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Dig   Listen
noun
Dig  n.  
1.
A thrust; a punch; a poke; as, a dig in the side or the ribs. See Dig, v. t., 4. (Colloq.)
2.
A plodding and laborious student. (Cant, U.S.)
3.
A tool for digging. (Dial. Eng.)
4.
An act of digging.
5.
An amount to be dug.
6.
(Mining) Same as Gouge.
7.
A critical and sometimes sarcastic or insulting remark, but often good-humored; as, celebrities at a roast must suffer through countless digs.
8.
An archeological excavation site.






Collaborative International Dictionary of English 0.48








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"Dig" Quotes from Famous Books



... "Let us dig a big pit here among the rocks and bait it with the two dead wildcats. We can drag the wildcats on the ground around here and to the pit, and maybe the lion will follow the trail up and fall into ...
— Out with Gun and Camera • Ralph Bonehill

... first comers, and those who follow are to win their treasure by long- protracted and painful exertion.—Broken in spirit and in fortune, many returned in disgust to their native shores, while others remained where they were, to die in despair. They thought to dig for gold; but they dug only ...
— History Of The Conquest Of Peru • William Hickling Prescott

... your life—you don't beg off this day. Why, now I'm going to dig the spurs in and trot you up a hill: afterwards I'll hand you over to the millers to do some running for 'em at the end of a rawhide. Stand still! so that I can dismount on the slope now, even though you are a good-for-nothing beast. ...
— Amphitryo, Asinaria, Aulularia, Bacchides, Captivi • Plautus Titus Maccius

... each party dig graves for the slain. The Talbes, being desired to repair to the place stained with the blood of their brethren, ran up to perform the duties of their function. These consist in pronouncing some plaintive sounds upon a few handfuls of sand gathered together in a shell, ...
— Perils and Captivity • Charlotte-Adelaide [nee Picard] Dard

... written. Some evening at Wierzchownia, when the heart wounds are scars, I will tell it to you in murmurs so that the spiders cannot hear, and so that my voice can go from my lips to your heart. They are dreadful things, which dig into life to the bone, deflowering all, and making one distrust all, except you for whom I reserve ...
— Women in the Life of Balzac • Juanita Helm Floyd

... accident that the three-hundred-men gangs of foreign workmen who dig ditches, tunnels and tubes, construct buildings, railroads and cities work with fewer foremen and supervisors than are ordinarily required to keep much smaller forces of other employees ...
— How to Analyze People on Sight - Through the Science of Human Analysis: The Five Human Types • Elsie Lincoln Benedict and Ralph Paine Benedict

... flowers do cover The friendless bodies of unburied men. Call unto his funeral dole The ant, the field-mouse, and the mole, To rear him hillocks that shall keep him warm, And (when gay tombs are robb'd) sustain no harm; But keep the wolf far thence, that's foe to men, For with his nails he'll dig ...
— English Songs and Ballads • Various

... rolling smoke. Toppled fortunes may be rebuilt; lost reputation may be retrieved. There are new worlds to discover, to conquer, and to possess. What may not be achieved by genius and courage? What to undertake, what to dare and do! Shall he span the Ohio with a bridge, and dig a canal around the falls? Would he find success by settling in some rising city of the West, and resuming the practice of law? Or might he not reasonably hope to be returned to Congress from one of the new ...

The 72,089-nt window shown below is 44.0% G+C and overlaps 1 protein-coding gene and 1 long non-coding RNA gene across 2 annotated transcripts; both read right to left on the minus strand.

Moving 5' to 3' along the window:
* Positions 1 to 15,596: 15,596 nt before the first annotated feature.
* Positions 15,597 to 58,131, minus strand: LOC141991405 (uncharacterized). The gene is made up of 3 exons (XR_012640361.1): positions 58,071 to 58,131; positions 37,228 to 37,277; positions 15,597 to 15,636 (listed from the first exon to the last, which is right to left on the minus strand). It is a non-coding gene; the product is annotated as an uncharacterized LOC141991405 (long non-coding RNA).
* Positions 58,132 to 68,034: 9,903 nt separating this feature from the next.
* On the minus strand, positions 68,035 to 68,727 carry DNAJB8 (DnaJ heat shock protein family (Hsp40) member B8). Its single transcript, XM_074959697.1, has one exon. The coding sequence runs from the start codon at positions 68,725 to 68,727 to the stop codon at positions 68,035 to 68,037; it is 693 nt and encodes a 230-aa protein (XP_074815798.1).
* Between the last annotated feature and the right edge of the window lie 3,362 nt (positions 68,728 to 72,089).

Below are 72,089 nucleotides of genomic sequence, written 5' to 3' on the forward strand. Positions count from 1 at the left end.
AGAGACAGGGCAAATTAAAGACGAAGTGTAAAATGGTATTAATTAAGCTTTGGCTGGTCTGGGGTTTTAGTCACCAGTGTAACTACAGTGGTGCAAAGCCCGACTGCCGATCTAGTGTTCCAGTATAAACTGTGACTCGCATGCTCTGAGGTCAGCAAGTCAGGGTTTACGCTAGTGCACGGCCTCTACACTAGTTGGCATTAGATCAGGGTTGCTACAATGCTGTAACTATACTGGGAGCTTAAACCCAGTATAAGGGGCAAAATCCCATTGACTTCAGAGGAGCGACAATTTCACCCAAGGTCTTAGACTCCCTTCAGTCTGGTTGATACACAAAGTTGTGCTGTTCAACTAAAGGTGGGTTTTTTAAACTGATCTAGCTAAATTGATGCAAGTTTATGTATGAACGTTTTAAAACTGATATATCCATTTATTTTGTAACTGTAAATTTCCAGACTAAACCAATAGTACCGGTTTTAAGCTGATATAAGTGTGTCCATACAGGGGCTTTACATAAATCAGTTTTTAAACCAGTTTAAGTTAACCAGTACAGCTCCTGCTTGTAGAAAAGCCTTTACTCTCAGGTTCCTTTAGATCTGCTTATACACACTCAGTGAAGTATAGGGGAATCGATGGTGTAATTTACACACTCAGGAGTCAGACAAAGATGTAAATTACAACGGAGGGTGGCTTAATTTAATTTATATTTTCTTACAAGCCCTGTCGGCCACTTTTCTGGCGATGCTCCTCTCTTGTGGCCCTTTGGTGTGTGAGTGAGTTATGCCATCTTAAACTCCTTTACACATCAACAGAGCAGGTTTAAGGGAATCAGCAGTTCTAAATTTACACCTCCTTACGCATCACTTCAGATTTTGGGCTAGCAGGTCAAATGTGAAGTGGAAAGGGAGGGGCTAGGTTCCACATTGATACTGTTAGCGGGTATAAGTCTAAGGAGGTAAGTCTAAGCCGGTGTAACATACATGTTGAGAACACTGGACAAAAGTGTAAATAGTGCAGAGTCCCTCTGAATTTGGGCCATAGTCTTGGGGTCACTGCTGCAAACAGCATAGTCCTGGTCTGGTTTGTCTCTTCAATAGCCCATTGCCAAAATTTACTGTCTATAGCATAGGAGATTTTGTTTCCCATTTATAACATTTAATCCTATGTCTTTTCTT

— A Dream of Empire - Or, The House of Blennerhassett • William Henry Venable

... don't lie and rot. We of the infantry were ordered by the king, after the battle was over, to dig ditches; the peasants from the neighborhood came to assist us in our labor. We worked industriously, so that the spades groaned. Then we laid the Germans in trenches and covered them well, to avoid pestilence. But they ...
— The Knights of the Cross • Henryk Sienkiewicz

... was resolved to dig a trench across Soledad Street, so that the two divisions might communicate with each other. This was dangerous work, for the Mexicans kept a strict guard and fired every time a head was exposed to view. The trench was started at each end and was completed ...
— For the Liberty of Texas • Edward Stratemeyer

... like some hyena gloating over its prey. Sir Andrew nearly betrayed himself then. He had to dig his nails into his own flesh to prevent himself from springing then and there at the throat of that wretch whose monstrous ingenuity had invented torture for the fallen enemy far worse than any that the cruelties of medieval ...
— El Dorado • Baroness Orczy

... must see that such an evil as slavery will yield only to the most radical treatment. If you consider the work we have to do, you will not think us needlessly aggressive, or that we dig down unnecessarily deep in laying the foundations of our enterprise. A money power of two thousand millions of dollars, as the prices of slaves now range, held by a small body of able and desperate men; that body raised into a political aristocracy by special constitutional provisions; ...
— American Eloquence, Volume II. (of 4) - Studies In American Political History (1896) • Various